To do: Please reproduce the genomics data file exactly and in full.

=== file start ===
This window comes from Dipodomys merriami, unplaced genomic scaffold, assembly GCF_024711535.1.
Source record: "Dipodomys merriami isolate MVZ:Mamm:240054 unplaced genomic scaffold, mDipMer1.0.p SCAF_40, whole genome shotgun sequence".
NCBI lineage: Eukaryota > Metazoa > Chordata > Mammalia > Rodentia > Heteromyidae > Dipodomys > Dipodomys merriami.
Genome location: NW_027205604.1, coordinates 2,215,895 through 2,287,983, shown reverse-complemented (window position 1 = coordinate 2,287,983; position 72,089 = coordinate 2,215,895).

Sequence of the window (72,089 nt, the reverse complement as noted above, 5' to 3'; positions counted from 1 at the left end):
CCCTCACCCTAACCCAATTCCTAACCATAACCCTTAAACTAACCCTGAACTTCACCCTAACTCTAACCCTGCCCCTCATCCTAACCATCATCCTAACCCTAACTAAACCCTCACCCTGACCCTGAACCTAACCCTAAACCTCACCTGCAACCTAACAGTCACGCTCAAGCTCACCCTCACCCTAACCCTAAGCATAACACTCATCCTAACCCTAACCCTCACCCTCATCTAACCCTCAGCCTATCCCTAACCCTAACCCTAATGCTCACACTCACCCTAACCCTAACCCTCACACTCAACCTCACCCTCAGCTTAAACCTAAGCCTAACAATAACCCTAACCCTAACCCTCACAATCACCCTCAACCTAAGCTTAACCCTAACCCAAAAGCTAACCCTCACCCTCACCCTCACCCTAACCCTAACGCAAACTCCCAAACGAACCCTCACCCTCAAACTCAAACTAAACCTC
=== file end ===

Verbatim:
This window comes from Dipodomys merriami, unplaced genomic scaffold, assembly GCF_024711535.1.
Source record: "Dipodomys merriami isolate MVZ:Mamm:240054 unplaced genomic scaffold, mDipMer1.0.p SCAF_40, whole genome shotgun sequence".
NCBI lineage: Eukaryota > Metazoa > Chordata > Mammalia > Rodentia > Heteromyidae > Dipodomys > Dipodomys merriami.
Genome location: NW_027205604.1, coordinates 2,215,895 through 2,287,983, shown reverse-complemented (window position 1 = coordinate 2,287,983; position 72,089 = coordinate 2,215,895).

Sequence of the window (72,089 nt, the reverse complement as noted above, 5' to 3'; positions counted from 1 at the left end):
CCCTCACCCTAACCCAATTCCTAACCATAACCCTTAAACTAACCCTGAACTTCACCCTAACTCTAACCCTGCCCCTCATCCTAACCATCATCCTAACCCTAACTAAACCCTCACCCTGACCCTGAACCTAACCCTAAACCTCACCTGCAACCTAACAGTCACGCTCAAGCTCACCCTCACCCTAACCCTAAGCATAACACTCATCCTAACCCTAACCCTCACCCTCATCTAACCCTCAGCCTATCCCTAACCCTAACCCTAATGCTCACACTCACCCTAACCCTAACCCTCACACTCAACCTCACCCTCAGCTTAAACCTAAGCCTAACAATAACCCTAACCCTAACCCTCACAATCACCCTCAACCTAAGCTTAACCCTAACCCAAAAGCTAACCCTCACCCTCACCCTCACCCTAACCCTAACGCAAACTCCCAAACGAACCCTCACCCTCAAACTCAAACTAAACCTC